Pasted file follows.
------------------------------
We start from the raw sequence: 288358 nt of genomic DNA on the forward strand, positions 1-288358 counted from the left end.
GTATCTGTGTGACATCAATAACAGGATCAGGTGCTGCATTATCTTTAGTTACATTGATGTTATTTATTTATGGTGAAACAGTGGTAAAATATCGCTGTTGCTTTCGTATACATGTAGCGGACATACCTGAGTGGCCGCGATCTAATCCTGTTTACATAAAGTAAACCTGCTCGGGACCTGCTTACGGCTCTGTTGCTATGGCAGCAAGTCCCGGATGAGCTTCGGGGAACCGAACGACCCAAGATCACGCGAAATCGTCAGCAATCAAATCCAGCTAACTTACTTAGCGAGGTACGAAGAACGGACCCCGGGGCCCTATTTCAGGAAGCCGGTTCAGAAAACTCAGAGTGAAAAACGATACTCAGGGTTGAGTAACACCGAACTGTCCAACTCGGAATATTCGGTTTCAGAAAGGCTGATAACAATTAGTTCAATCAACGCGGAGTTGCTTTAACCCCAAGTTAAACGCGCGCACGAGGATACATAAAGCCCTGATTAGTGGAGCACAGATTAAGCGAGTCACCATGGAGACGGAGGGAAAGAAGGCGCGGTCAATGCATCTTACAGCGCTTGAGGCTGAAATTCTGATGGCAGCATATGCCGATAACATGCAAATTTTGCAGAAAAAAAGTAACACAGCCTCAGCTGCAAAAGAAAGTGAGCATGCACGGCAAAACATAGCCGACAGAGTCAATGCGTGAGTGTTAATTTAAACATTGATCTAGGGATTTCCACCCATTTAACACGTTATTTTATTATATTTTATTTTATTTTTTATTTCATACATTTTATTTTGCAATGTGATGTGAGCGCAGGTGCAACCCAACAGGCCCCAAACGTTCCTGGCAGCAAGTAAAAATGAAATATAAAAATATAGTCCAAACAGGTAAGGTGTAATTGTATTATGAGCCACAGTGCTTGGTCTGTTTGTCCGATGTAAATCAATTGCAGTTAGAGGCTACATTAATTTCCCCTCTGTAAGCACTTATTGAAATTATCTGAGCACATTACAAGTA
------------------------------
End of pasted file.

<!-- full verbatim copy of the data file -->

We start from the raw sequence: 288358 nt of genomic DNA on the forward strand, positions 1-288358 counted from the left end.
GTATCTGTGTGACATCAATAACAGGATCAGGTGCTGCATTATCTTTAGTTACATTGATGTTATTTATTTATGGTGAAACAGTGGTAAAATATCGCTGTTGCTTTCGTATACATGTAGCGGACATACCTGAGTGGCCGCGATCTAATCCTGTTTACATAAAGTAAACCTGCTCGGGACCTGCTTACGGCTCTGTTGCTATGGCAGCAAGTCCCGGATGAGCTTCGGGGAACCGAACGACCCAAGATCACGCGAAATCGTCAGCAATCAAATCCAGCTAACTTACTTAGCGAGGTACGAAGAACGGACCCCGGGGCCCTATTTCAGGAAGCCGGTTCAGAAAACTCAGAGTGAAAAACGATACTCAGGGTTGAGTAACACCGAACTGTCCAACTCGGAATATTCGGTTTCAGAAAGGCTGATAACAATTAGTTCAATCAACGCGGAGTTGCTTTAACCCCAAGTTAAACGCGCGCACGAGGATACATAAAGCCCTGATTAGTGGAGCACAGATTAAGCGAGTCACCATGGAGACGGAGGGAAAGAAGGCGCGGTCAATGCATCTTACAGCGCTTGAGGCTGAAATTCTGATGGCAGCATATGCCGATAACATGCAAATTTTGCAGAAAAAAAGTAACACAGCCTCAGCTGCAAAAGAAAGTGAGCATGCACGGCAAAACATAGCCGACAGAGTCAATGCGTGAGTGTTAATTTAAACATTGATCTAGGGATTTCCACCCATTTAACACGTTATTTTATTATATTTTATTTTATTTTTTATTTCATACATTTTATTTTGCAATGTGATGTGAGCGCAGGTGCAACCCAACAGGCCCCAAACGTTCCTGGCAGCAAGTAAAAATGAAATATAAAAATATAGTCCAAACAGGTAAGGTGTAATTGTATTATGAGCCACAGTGCTTGGTCTGTTTGTCCGATGTAAATCAATTGCAGTTAGAGGCTACATTAATTTCCCCTCTGTAAGCACTTATTGAAATTATCTGAGCACATTACAAGTA